It isn't an "erroneous constitutional blunder", it is the abandonment of the constitution in word and spirit with the tacit approval of the House. I don't know if my Party supports me on this "song and dance" or not and I don't care. I think it is absolutely disgraceful that people are happy to sit around pretending all is OK when the entire basis for the HoC has been trampled. And to have people pretend that this is party political or some pathetic ploy to get a few more votes for the Conservative Party is totally disheartening.

Oh, and btw, I wasn't referring to you when I made the comment about childish games (again with the paranoia).
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GuyM
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#38
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@hldomster - Firstly I'm new, so by all means apologies if I offend...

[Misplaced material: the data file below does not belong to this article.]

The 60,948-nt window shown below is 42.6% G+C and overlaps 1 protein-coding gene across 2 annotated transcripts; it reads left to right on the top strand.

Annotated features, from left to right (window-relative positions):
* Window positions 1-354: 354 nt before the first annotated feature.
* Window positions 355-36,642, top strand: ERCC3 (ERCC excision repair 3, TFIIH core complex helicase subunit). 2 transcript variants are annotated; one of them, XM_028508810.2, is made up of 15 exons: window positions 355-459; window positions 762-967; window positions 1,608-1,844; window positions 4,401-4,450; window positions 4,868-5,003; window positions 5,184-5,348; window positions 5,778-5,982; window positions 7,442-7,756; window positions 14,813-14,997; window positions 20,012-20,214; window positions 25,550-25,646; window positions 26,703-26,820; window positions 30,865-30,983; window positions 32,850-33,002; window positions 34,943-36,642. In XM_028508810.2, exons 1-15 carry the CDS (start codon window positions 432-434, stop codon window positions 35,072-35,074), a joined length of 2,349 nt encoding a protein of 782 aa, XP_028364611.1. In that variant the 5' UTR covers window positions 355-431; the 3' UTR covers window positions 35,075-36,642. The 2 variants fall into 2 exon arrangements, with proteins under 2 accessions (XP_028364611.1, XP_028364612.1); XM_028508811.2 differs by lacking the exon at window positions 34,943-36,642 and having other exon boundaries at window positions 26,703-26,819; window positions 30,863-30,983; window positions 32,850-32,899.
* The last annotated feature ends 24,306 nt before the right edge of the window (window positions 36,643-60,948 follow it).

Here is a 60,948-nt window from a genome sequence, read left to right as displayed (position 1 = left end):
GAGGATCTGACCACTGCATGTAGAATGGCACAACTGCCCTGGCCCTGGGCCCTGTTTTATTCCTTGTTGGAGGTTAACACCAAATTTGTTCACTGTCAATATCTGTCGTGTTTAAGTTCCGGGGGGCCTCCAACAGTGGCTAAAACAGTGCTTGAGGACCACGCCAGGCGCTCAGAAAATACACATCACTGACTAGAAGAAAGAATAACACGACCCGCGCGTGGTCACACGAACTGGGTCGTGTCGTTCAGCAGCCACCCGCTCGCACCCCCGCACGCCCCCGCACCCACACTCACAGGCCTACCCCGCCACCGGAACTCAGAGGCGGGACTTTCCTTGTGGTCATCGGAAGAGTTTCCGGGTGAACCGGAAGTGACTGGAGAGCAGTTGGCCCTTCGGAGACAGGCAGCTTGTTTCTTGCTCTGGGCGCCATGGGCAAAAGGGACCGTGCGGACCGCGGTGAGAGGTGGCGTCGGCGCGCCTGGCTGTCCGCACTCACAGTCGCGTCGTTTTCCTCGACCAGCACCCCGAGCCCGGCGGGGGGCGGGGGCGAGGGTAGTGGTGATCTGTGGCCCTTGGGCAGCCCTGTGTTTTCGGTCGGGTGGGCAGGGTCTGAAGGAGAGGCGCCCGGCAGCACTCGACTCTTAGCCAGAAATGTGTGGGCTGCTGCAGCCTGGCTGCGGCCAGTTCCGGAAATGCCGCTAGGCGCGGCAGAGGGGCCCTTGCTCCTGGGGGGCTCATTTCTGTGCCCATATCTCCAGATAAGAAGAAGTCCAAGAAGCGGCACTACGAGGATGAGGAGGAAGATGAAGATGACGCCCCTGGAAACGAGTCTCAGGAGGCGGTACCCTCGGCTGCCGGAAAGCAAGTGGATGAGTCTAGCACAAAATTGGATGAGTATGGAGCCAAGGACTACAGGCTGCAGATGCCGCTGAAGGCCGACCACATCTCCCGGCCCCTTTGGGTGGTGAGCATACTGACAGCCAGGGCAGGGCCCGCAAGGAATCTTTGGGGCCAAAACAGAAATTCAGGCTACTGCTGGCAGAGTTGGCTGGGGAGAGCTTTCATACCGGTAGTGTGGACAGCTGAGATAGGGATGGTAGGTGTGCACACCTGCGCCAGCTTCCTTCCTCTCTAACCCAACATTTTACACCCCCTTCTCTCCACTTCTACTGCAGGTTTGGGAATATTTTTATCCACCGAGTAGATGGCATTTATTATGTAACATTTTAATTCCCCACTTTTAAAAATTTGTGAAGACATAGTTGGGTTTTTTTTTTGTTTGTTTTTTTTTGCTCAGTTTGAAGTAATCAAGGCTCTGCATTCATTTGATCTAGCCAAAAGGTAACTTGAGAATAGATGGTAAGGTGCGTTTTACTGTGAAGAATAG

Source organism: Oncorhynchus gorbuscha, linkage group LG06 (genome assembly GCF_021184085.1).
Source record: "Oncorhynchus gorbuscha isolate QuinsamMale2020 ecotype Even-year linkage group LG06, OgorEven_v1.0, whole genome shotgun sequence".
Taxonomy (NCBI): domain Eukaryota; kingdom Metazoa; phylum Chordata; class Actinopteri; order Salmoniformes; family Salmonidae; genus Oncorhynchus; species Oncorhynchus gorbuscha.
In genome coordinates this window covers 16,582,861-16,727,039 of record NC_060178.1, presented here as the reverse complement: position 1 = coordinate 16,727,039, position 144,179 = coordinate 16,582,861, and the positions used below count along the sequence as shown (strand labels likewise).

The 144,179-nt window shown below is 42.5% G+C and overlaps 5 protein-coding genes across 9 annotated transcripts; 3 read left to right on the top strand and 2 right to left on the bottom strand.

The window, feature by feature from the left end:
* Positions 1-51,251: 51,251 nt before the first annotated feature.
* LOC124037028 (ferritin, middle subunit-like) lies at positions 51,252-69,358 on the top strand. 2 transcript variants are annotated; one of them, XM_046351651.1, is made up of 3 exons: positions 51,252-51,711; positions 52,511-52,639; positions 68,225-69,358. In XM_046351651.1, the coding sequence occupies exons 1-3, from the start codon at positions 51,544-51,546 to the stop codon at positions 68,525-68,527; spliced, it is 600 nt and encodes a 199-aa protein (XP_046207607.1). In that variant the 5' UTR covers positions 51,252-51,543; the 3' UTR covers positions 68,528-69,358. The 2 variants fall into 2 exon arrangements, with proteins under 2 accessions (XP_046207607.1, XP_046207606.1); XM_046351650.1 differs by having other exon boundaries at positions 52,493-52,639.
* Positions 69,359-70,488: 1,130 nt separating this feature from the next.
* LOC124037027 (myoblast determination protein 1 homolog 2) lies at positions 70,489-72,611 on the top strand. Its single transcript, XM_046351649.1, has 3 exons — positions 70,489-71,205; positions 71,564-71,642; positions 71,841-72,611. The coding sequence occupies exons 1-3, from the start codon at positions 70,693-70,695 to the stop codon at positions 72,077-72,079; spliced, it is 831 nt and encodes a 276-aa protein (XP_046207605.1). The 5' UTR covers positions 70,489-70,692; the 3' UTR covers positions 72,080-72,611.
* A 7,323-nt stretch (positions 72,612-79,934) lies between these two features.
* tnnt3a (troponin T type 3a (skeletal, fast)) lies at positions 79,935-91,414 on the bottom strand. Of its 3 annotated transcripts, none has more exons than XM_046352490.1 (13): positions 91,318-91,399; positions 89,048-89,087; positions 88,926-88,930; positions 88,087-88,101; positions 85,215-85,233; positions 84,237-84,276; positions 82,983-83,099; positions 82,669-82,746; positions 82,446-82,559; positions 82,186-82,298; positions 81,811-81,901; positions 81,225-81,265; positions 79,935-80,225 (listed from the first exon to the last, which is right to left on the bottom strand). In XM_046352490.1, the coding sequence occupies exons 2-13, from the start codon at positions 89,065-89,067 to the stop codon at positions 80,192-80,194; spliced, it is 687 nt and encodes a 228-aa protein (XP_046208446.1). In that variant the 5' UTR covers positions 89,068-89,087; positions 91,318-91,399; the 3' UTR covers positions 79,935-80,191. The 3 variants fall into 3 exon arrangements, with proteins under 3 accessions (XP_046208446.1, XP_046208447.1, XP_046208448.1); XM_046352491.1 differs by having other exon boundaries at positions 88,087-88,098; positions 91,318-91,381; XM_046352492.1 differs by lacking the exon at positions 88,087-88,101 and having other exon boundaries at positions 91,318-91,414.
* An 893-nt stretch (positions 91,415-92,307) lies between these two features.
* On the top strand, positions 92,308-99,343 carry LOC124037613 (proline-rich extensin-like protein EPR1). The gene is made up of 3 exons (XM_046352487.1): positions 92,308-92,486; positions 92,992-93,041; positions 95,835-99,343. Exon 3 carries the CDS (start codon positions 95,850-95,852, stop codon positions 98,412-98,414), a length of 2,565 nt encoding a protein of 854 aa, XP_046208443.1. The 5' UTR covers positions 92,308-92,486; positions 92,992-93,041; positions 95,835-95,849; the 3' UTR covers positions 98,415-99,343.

I dont see this being a party political issue at all. Indeed I've consulted with UoL who was given us a free reign to do as conscience dicates, if we were trying to manouver into being the Goverment somehow, surely we would be showing a united front rather than being able to make our own decisions?

-Guy
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davireland
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Agreed, I just want a return to normality, dont care how we get there but thats my goal. Whether we form the government is irrelevant because its just important to get things going again.
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Eru Iluvatar